A representative from a national conservative movement visited Yadkinville last week to discuss the potential hazards of the Affordable Health Care Act.
Dean Clancy from FreedomWorks held a lunchtime seminar on the dangers of Obamacare and the actions he and his group are taking to make sure the health care law is stopped.
Clancy lives in the Washington, D.C. area and works for the conservative organization full time.
“I’ve always been Tea Party, even before the term was coined,” Clancy said.
A major focus of FreedomWorks in the upcoming 2014 election is the removal of Kay Hagan as the state’s senator, Clancy said. The comment drew major applause from the audience.
“FreedomWorks will do everything they can to help retire Senator Hagan, and therefore we will work with you,” Clancy said. “We know there are multiple conservative candidates offering their name, their candidacy.”
Hagan is a major supporter of the health care legislation.
Senator Richard Burr also drew criticism, part of FreedomWorks non-partisan work. Burr refuses to defund Obamacare, causing anger among conservative Republicans.
Defunding is one of the three approaches for the organization hopes to use to defeat the law - defund it, delay it and defeat it.
Clancy displayed a poster of the complexities of Obamacare, noting the tangled relationship of medical providers, insurance companies, the federal government, the individual, and a seemingly endless network of entities involved.
Clancy said FreedomWorks’ alternative was very simple in contrast - the medical provider and the patient.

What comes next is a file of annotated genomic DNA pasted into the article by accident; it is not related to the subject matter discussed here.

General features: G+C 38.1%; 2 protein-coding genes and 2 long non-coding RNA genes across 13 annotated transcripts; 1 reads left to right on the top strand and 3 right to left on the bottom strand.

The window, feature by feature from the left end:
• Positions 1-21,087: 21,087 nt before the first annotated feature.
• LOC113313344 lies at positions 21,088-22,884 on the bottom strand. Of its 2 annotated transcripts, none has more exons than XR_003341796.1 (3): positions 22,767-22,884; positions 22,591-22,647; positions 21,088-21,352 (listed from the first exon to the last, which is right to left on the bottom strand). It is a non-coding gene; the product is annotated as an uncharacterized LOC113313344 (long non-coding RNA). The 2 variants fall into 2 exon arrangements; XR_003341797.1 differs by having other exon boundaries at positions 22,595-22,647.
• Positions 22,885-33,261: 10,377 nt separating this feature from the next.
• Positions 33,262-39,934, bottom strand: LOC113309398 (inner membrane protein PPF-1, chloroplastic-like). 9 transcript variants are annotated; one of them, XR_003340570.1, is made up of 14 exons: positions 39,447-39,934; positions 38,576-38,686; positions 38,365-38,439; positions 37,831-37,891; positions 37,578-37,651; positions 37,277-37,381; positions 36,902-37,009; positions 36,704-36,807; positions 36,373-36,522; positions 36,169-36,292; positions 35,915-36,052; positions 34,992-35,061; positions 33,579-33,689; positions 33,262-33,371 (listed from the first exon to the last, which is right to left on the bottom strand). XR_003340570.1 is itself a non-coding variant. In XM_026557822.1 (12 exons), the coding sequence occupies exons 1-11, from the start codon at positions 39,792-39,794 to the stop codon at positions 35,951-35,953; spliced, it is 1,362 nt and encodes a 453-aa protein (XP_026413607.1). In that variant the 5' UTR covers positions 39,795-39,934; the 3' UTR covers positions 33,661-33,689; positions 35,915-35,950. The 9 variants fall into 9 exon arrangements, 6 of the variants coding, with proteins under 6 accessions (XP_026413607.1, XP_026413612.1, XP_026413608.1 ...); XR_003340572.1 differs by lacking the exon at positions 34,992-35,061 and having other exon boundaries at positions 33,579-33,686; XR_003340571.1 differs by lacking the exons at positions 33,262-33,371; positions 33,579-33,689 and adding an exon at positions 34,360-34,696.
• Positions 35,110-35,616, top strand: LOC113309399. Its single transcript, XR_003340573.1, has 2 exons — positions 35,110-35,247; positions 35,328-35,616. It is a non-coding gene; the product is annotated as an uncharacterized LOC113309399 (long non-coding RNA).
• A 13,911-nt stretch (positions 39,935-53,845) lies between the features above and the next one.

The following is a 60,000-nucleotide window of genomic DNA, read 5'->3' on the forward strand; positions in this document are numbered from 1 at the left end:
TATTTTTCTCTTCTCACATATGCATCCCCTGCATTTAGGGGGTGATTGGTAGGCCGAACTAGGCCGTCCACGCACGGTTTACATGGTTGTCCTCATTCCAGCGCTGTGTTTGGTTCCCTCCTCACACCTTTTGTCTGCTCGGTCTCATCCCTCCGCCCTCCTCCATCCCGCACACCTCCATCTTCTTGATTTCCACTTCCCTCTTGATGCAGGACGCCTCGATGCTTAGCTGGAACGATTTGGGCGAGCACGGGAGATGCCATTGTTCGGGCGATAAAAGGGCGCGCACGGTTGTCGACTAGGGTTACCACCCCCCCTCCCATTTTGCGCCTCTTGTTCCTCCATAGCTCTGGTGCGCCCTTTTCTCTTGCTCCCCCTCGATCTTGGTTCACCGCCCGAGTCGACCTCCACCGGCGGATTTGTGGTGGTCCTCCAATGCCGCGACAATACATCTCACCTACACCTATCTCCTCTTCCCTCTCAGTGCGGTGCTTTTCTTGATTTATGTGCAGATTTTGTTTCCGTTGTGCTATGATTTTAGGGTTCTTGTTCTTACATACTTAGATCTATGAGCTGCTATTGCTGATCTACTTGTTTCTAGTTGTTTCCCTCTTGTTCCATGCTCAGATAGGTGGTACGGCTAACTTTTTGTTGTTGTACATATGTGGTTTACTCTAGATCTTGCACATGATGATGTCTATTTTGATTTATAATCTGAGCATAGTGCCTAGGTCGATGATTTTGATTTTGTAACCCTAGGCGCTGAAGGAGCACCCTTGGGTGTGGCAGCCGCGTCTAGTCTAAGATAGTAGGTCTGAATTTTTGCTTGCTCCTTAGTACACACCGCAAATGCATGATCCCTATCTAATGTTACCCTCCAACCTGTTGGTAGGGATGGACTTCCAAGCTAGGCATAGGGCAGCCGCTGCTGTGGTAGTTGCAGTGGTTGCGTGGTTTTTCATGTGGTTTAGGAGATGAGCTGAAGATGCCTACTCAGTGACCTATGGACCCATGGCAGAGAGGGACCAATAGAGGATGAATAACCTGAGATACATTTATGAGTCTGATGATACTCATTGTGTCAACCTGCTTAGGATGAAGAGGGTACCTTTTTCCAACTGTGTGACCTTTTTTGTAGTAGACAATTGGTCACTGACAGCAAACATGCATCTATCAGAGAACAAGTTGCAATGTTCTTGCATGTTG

The massive amount of data collected on those enrolled in the program would increase the ability of identity thieves, Clancy said. The non-government workers assigned to monitor the information would be have access to financial and security information for those enrolled.
The 2014 election, Clancy said, would be the true referendum on Obamacare, as the law takes full effect January, 2014.
The 2012 election was not the referendum, Clancy said, because Mitt Romney had instituted a precursor to Obamacare in his time as Massachusetts governor and could not debate the law for the obvious hypocrisy.
He also told the crowd about an initiative FreedomWorks is undertaking to show the nation’s leaders how opposed they were to Obamacare.
Called “Burn your Obamacare card,” the rallies bring together those opposed to the health care law to burn Vietnam draft card-style illustrations of the Obamacare registration. The cards are available fro print out from the group’s website, freedomworks.com.
FreedomWorks also has a “Obamacare War Room” link on its web page that allows visitors to find out when town hall meetings are going on, contact info for representatives, and general info on Obamacare.
He took questions from the audience, including one man who asked what would happen if Obamacare was defunded. Couldn’t the government get the money from another part of the budget instead of the allocated money?
Clancy said the defunding actions were worded in a careful, straightforward way to prevent loopholes like that from occurring. The wording prevents any funding from going to Obamacare, not just the previously set aside money.
After Clancy spoke a woman stood up and addressed the audience.
Pattie Curran told the audience about her personal troubles with Obamacare and the toll it is already taking on her budget and her family’s budget.
Her son has kidney problems that require expensive medication. Their preexisting conditions have cost more since Obamacare began ramping up than it did previously on her husband’s employer-provided insurance.
“From 2005 to 2010 our deductible only increased $50,” Curran said. “That deductible has increased $1,200 since 2010. Our premiums stayed the same in 2009 and 2010, and since 2010 they have increased $1,528. I want to ask President Obama where my $2,500 savings is.”
“The liberals want to tell you that it’s corporate greed. Where was the greed before Obamacare?” Curran asked. “What in the law now causes companies to be so greedy?”
She and her family have already paid nearly a quarter of $100,000 for medical expenses in 2013 alone.
“Our total out of pocket medical so far in 2013 is $19,940.33,” Curran said.
The full effects of the law have not taken effect yet, with Jan. 1, 2014 as the set date.
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